Open Government

WPC's Center for Government Reform's mission is to partner with stakeholders and citizens to work toward a government focused on its core functions while improving its transparency, accountability, performance, and effectiveness for taxpayers.

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Lawmakers passed 14% of tax or fee bills introduced in 2010

May 27, 2010 in Blog

The Office of Financial Management (OFM) has published its I-960 Bill Analysis Statistics for the 2010 Session.

According to OFM:

  • 206 tax or fee bills were introduced (7 percent of total bills introduced)
  • 29 tax or fee bills were adopted out of 337 total bills adopted (9 percent)

This means the Legislature approved 14 percent of the tax or fee bills introduced during the session. 

Here is a comparison with previous sessions:


  • 152 tax or fee bills introduced (3 percent of total bills introduced)
  • 39 tax or fee bills adopted out of 583 total bills adopted (7 percent)
  • 26 percent of tax or fee bills introduced adopted


  • 132 tax or fee bills introduced (4 percent of total bills introduced)
  • 14 tax or fee bills adopted out of 331 total bills adopted (4 percent)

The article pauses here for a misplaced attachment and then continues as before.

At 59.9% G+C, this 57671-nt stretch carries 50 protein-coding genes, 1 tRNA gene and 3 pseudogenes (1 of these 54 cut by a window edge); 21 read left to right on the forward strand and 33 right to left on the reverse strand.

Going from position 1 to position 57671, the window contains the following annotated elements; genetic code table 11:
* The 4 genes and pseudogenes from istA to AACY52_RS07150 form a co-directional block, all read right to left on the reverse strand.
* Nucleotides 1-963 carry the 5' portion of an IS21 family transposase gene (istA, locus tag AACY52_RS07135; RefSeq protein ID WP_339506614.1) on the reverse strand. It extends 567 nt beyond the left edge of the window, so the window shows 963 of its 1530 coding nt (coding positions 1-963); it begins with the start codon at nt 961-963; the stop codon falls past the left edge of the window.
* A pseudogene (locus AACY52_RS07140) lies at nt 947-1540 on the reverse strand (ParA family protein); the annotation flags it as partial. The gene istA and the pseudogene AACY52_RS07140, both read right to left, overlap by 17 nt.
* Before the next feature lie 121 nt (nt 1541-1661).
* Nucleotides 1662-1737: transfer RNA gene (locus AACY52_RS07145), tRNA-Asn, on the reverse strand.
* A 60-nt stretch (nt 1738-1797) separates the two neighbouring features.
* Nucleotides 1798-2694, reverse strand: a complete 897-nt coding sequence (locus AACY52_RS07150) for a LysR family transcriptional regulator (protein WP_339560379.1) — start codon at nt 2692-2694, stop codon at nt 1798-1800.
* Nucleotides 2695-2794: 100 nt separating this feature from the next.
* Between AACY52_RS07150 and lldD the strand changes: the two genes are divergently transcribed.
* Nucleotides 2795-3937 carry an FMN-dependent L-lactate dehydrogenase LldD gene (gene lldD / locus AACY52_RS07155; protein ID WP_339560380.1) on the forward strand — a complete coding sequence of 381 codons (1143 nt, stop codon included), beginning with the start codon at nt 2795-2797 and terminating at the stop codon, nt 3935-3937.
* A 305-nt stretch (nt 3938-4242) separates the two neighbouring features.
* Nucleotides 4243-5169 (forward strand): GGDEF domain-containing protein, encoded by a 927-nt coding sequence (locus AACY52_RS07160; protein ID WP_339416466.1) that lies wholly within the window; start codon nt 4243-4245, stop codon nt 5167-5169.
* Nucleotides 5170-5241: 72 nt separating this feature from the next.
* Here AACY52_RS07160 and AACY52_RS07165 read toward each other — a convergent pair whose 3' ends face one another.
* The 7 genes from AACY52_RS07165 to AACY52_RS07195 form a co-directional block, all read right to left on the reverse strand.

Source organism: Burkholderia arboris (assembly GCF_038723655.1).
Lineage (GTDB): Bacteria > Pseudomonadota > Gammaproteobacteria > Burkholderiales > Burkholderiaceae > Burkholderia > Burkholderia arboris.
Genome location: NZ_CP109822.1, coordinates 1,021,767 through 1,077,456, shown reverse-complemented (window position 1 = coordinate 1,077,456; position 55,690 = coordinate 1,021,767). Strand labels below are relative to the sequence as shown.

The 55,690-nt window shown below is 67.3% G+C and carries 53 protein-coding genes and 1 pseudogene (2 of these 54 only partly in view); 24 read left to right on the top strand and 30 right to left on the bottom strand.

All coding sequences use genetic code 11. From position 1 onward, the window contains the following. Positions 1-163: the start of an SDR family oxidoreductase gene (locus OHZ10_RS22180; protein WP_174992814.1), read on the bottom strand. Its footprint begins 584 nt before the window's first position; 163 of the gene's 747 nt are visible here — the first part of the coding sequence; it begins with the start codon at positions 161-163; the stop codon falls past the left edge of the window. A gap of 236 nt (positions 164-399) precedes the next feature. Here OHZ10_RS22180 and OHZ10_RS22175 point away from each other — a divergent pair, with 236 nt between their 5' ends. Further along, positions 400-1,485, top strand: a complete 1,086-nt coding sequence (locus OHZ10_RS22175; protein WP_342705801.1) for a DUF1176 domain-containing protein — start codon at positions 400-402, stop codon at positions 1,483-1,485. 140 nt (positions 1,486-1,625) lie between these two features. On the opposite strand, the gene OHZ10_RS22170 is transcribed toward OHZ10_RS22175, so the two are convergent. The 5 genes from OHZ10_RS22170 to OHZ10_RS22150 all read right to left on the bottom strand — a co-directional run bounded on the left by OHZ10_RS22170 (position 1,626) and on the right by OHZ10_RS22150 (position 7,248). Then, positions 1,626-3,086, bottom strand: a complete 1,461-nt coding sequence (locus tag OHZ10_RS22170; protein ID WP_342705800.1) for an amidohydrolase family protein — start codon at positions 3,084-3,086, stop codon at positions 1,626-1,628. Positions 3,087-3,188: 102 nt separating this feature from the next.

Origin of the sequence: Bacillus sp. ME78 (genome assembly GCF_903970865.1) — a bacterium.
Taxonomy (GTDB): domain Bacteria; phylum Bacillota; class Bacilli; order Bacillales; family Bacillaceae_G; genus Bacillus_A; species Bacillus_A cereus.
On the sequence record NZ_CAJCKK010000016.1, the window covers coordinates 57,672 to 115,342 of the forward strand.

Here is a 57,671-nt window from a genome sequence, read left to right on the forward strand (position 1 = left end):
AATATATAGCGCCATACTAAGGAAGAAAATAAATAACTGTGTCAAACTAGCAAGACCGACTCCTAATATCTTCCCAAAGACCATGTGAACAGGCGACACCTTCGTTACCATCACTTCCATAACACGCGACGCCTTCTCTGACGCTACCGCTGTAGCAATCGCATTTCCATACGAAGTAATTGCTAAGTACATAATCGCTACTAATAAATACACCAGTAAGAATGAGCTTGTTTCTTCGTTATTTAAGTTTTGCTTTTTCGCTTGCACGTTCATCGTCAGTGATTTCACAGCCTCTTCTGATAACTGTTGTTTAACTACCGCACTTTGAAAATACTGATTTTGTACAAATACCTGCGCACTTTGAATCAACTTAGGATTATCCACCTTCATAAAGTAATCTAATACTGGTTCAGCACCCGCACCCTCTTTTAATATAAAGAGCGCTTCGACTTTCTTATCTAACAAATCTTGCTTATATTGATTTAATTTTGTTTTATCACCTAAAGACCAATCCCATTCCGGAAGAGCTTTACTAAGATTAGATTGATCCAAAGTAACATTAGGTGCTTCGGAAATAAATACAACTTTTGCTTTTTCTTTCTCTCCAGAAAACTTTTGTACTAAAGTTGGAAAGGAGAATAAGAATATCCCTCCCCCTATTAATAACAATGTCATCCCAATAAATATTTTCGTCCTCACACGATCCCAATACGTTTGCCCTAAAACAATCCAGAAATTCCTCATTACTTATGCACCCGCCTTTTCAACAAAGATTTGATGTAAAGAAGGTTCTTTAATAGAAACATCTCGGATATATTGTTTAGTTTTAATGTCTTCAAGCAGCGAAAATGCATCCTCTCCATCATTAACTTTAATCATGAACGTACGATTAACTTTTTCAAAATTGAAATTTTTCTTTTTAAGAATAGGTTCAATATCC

• 11 percent of tax or fee bills introduced adopted

Here are the I-960 updates for each tax or fee bill introduced:

Passed by voters in 2007, Initiative 960 required a two-thirds vote of the legislature to raise taxes. It also included several public information provisions. For each tax increase, the public was to receive:

  1. A description of each tax increase.
  2. A ten-year estimate of how much lawmakers increased the financial burden they place on taxpayers.
  3. A list showing how each lawmaker voted.
  4. Each legislator’s contact information.

Under Initiative 960, this information was to appear in the voters’ pamphlet for the November 2010 election. Since the Legislature suspended multiple provisions of I-960, Washington Policy Center will be publishing a "2010 Voters' Guide to Tax Increases" next month with the required details.